As he begins the fifth year of his papacy, the first Latin American pope continues to inspire and surprise as he reconciles the conflicting demands of traditionalism and modernity within the Catholic faith. Last spring, in a publication titled Amoris Laetitia, he nudged the church hierarchy to become more welcoming to divorced Catholics and LGBT worshippers. And earlier this year he took aim at a millennium-old tradition of clerical celibacy by urging the church to consider allowing viri probati, or “tested” married men, to become priests, to help alleviate a worldwide shortage of Catholic clergy.
But beyond his church’s walls, it’s the pope’s critique of capitalism without conscience that ensures his enduring influence. In December at a gathering of CEOs convened by Fortune and Time at the Vatican, Pope Francis called on business leaders to do more to reach the billions of people shut out from the fruits of the global economy. “Give them a voice, listen to their stories, learn from their experiences, and understand their needs,” the pope urged his audience, backing up his challenge with a moral authority that virtually no other leader can wield.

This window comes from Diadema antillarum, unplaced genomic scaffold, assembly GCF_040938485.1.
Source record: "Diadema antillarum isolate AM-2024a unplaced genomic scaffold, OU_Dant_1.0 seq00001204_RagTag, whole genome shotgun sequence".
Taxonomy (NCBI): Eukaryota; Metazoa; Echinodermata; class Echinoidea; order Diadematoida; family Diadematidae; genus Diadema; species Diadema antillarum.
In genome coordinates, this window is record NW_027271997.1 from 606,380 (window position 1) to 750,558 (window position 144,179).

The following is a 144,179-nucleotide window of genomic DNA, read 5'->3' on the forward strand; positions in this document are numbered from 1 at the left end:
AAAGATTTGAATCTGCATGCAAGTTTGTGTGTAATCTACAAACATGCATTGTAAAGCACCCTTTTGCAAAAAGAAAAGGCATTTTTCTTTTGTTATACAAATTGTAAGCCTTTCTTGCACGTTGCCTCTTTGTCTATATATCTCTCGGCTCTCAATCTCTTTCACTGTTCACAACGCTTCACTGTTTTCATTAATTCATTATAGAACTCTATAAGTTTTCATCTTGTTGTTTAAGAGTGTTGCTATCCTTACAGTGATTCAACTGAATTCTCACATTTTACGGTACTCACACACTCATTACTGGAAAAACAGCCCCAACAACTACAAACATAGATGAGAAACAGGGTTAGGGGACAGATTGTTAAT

“I’m in awe of the way Pope Francis has used his powerful role to spread a message of unconditional love, forgiveness, humanity, and humility.” —Arianna Huffington, Founder, Thrive Global